Administration told to make regulations on child welfare
JAKARTA (JP): In a campaign to help overcome the problem of street children, activists called on the city administration on Wednesday to set up regulations on child welfare.
As home to around 11,000 street children under 16 years old who sell goods and beg for money and where student brawls occur almost every day, Jakarta is definitely not a child-friendly city, they said.
Executive director of the National Commission for Child Protection Arist Merdeka Sirait said the administration only referred to City Bylaw No. 1/1988 when discussing street children.
The bylaw prohibits children from being on the streets as they spoil the beauty of the city.
"Prohibiting them will only mean sweeping the kids off the street," Arist said on the sidelines of a seminar on How to Make Jakarta a Child-friendly City at City Hall.
He said the administration should also provide education and protection for them.
"There are some shelters for these kids, but they have been proven ineffective and lack an educational mission," Arist said.
He said the regulations should stipulate measures to prevent children from becoming street children and include measures to protect them.
The regulations should also stipulate the necessity to provide rehabilitation for the street children and facilitate the reintegration of the children with their families, he said.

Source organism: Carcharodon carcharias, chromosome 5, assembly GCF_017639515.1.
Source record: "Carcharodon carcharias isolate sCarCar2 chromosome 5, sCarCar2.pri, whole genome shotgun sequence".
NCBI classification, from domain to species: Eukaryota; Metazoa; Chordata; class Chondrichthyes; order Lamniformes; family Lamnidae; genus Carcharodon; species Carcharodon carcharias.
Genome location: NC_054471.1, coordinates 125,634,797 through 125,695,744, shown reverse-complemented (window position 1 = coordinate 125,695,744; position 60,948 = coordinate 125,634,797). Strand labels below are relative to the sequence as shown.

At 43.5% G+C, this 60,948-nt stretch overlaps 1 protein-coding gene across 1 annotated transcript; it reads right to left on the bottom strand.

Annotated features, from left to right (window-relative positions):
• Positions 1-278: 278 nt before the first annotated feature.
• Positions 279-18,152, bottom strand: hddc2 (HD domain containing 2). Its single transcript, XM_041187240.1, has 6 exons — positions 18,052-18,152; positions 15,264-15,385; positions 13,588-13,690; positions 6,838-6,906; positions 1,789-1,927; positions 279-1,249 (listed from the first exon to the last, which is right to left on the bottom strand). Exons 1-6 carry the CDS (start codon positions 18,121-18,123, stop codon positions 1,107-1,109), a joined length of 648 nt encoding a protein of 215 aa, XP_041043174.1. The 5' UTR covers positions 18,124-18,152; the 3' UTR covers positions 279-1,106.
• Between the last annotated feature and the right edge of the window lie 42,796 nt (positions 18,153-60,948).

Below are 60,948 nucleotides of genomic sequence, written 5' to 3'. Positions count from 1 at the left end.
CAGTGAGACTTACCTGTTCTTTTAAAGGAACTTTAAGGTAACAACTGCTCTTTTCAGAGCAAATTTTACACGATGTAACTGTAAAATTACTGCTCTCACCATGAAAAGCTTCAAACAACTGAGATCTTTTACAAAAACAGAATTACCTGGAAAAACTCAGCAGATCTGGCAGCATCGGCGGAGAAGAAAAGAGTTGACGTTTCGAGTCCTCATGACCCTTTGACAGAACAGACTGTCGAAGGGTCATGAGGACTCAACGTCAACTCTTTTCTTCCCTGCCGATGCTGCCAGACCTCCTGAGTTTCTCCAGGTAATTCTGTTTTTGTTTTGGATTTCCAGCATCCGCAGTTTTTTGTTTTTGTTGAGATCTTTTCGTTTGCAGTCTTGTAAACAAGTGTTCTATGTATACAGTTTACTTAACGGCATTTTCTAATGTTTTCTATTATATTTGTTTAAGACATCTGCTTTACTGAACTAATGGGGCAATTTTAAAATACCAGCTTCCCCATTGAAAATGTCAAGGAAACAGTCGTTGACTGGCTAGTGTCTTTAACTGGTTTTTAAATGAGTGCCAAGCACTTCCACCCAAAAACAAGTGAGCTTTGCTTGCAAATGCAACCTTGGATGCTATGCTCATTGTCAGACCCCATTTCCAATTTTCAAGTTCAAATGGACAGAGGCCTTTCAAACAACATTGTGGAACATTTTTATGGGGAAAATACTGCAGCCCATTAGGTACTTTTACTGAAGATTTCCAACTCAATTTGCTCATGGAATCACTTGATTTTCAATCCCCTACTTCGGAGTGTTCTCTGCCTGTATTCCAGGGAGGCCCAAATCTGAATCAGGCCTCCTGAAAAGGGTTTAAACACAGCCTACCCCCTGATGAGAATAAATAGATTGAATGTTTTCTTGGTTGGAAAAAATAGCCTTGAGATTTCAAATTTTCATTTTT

"But if the administration fails to facilitate the reunion of the children with their families, then we have to redefine the meaning of 'state' children," Arist added.
Addressing the same seminar, children's rights activist Mohammad Farid said the administration should focus on providing more spaces for children to play.
"There should be more playgrounds and parks, but they must be accessible to the public from all walks of life," said Farid, a coordinator of the Yogyakarta-based Indonesian Free Children Secretariat (Samin).
"The next priority is to establish procedures and regulations on child welfare," he added.
He said the administration should first launch its ideas through effective campaigns.
"And then, the administration has to stipulate an enforcement scheme, recovery program and educational program," he said.
"The scheme and programs should not only be established for the children, but also for the police and public order officials ... so that they carry out their job with a child- friendly approach, rather than a violent one," Farid said.
Deputy Governor for Social Welfare Affairs Djailani admitted that the administration had yet to maximize its efforts to increase the children's welfare.
"The problem is that the children are on the streets also due to economic problems," he said. (09)